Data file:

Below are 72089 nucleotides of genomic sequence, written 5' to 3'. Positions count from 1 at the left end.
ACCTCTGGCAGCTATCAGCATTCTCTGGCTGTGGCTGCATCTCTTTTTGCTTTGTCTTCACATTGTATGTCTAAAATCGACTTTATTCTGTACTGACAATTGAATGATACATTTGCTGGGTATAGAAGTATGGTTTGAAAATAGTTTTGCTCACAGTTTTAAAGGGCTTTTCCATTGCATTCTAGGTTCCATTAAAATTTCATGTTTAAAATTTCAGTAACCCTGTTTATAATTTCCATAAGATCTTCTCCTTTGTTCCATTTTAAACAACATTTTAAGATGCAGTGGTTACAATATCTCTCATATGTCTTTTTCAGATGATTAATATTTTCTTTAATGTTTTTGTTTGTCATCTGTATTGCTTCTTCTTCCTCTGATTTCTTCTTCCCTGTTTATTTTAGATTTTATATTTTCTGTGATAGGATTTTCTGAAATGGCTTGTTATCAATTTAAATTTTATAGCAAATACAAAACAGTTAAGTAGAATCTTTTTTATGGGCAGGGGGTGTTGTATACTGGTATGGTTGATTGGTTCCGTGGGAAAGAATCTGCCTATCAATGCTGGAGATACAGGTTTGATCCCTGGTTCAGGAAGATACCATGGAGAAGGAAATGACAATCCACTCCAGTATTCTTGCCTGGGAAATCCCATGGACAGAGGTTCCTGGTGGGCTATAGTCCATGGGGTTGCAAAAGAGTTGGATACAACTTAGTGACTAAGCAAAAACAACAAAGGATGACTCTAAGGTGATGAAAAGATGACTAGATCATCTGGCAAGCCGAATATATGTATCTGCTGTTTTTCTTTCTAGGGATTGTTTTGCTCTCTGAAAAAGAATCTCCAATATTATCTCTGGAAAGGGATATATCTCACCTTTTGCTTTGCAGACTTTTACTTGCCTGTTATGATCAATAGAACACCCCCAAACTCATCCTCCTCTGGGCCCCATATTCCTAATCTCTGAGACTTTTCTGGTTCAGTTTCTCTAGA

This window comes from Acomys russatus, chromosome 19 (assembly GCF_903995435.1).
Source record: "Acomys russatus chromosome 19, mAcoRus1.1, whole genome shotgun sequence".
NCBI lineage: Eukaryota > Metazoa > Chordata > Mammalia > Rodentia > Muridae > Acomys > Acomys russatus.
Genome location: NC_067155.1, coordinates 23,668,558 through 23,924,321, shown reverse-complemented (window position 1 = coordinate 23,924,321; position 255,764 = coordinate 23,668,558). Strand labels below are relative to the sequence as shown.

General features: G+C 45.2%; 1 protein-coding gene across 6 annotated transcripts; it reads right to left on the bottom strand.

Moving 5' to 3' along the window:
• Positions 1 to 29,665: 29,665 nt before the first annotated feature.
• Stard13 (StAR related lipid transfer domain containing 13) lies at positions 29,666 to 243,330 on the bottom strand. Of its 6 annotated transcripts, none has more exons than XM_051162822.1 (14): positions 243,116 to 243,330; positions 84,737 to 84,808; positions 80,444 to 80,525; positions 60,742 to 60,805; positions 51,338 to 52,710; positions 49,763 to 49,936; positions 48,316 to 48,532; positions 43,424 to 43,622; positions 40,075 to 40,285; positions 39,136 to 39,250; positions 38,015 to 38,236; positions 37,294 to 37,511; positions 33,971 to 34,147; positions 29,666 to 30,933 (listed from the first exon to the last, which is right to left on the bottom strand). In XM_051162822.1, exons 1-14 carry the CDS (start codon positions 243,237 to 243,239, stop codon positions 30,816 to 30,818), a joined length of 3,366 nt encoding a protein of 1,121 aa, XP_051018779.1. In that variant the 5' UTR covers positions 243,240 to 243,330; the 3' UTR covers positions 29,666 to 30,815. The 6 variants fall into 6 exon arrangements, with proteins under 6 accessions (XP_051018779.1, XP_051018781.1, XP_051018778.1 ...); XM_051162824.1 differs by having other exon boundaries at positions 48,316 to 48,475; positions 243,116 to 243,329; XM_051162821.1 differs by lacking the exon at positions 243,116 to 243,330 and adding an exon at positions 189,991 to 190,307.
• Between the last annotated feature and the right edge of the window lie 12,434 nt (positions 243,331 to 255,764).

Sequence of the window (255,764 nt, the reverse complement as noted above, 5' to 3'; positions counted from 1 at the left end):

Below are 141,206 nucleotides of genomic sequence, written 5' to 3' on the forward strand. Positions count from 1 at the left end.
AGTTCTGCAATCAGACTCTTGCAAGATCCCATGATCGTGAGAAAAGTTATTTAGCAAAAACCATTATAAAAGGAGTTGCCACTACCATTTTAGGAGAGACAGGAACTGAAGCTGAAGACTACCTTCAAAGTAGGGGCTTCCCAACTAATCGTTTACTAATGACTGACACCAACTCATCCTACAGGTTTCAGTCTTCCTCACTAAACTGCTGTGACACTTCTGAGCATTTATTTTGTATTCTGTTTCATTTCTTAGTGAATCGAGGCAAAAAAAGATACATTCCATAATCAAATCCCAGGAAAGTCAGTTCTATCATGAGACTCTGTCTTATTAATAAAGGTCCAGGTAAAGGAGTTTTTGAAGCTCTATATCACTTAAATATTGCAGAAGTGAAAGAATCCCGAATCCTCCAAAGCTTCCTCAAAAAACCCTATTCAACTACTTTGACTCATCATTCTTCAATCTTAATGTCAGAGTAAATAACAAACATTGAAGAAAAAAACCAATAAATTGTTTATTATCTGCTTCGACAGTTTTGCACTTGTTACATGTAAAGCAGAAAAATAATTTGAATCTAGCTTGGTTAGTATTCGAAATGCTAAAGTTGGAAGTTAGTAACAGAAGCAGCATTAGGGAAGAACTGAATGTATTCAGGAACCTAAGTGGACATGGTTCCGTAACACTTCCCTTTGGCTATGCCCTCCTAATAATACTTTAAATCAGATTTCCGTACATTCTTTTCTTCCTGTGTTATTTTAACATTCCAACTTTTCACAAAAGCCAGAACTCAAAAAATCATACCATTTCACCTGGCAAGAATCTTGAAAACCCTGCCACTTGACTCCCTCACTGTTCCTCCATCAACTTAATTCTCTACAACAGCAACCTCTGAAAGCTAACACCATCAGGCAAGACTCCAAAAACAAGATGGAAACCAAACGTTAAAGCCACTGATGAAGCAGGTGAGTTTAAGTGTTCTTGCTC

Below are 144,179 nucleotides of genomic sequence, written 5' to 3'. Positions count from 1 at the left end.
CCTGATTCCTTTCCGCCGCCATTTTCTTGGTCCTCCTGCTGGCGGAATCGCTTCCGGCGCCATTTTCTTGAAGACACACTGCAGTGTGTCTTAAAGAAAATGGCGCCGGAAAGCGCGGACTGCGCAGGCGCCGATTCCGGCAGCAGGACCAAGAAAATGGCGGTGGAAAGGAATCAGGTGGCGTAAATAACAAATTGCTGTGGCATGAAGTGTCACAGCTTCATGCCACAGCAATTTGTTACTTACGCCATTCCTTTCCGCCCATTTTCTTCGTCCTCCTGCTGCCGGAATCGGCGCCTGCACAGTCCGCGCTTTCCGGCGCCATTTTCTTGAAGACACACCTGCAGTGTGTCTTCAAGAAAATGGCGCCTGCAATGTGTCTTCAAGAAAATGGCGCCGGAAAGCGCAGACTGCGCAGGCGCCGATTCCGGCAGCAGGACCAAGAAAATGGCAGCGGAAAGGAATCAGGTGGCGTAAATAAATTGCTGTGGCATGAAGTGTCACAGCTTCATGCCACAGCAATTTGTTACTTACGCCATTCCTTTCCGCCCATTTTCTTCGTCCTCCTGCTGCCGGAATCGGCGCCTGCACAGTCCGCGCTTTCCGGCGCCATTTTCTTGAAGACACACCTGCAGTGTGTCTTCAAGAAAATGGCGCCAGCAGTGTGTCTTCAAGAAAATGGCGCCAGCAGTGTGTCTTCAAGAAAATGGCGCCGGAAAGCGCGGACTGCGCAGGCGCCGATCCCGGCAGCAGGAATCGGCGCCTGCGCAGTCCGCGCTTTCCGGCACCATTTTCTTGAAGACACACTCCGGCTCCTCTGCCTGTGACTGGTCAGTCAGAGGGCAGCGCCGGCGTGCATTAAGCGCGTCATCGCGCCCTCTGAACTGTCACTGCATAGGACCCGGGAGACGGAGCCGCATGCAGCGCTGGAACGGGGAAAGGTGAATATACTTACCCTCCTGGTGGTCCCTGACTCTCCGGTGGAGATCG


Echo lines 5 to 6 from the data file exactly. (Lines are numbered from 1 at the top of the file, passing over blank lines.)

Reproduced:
NCBI lineage: Eukaryota > Metazoa > Chordata > Mammalia > Rodentia > Muridae > Acomys > Acomys russatus.
Genome location: NC_067155.1, coordinates 23,668,558 through 23,924,321, shown reverse-complemented (window position 1 = coordinate 23,924,321; position 255,764 = coordinate 23,668,558). Strand labels below are relative to the sequence as shown.